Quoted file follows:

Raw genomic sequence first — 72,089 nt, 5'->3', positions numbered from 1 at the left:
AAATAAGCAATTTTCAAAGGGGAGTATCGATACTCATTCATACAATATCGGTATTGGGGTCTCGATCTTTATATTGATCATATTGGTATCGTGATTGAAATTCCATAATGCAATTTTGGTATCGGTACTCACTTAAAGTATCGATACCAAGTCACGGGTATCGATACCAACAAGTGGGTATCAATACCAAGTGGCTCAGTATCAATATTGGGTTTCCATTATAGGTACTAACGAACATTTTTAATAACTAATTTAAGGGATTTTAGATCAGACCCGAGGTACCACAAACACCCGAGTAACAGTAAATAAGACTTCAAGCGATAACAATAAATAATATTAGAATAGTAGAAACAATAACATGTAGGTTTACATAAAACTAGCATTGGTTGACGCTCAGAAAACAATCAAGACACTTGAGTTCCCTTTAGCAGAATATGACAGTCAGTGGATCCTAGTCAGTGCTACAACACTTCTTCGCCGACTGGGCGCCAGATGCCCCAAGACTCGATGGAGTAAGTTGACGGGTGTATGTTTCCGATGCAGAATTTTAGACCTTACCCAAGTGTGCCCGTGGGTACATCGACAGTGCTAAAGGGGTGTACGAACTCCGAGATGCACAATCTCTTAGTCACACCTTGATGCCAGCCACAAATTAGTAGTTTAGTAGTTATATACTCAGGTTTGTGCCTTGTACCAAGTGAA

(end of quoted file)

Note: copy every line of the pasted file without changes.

Raw genomic sequence first — 72,089 nt, 5'->3', positions numbered from 1 at the left:
AAATAAGCAATTTTCAAAGGGGAGTATCGATACTCATTCATACAATATCGGTATTGGGGTCTCGATCTTTATATTGATCATATTGGTATCGTGATTGAAATTCCATAATGCAATTTTGGTATCGGTACTCACTTAAAGTATCGATACCAAGTCACGGGTATCGATACCAACAAGTGGGTATCAATACCAAGTGGCTCAGTATCAATATTGGGTTTCCATTATAGGTACTAACGAACATTTTTAATAACTAATTTAAGGGATTTTAGATCAGACCCGAGGTACCACAAACACCCGAGTAACAGTAAATAAGACTTCAAGCGATAACAATAAATAATATTAGAATAGTAGAAACAATAACATGTAGGTTTACATAAAACTAGCATTGGTTGACGCTCAGAAAACAATCAAGACACTTGAGTTCCCTTTAGCAGAATATGACAGTCAGTGGATCCTAGTCAGTGCTACAACACTTCTTCGCCGACTGGGCGCCAGATGCCCCAAGACTCGATGGAGTAAGTTGACGGGTGTATGTTTCCGATGCAGAATTTTAGACCTTACCCAAGTGTGCCCGTGGGTACATCGACAGTGCTAAAGGGGTGTACGAACTCCGAGATGCACAATCTCTTAGTCACACCTTGATGCCAGCCACAAATTAGTAGTTTAGTAGTTATATACTCAGGTTTGTGCCTTGTACCAAGTGAA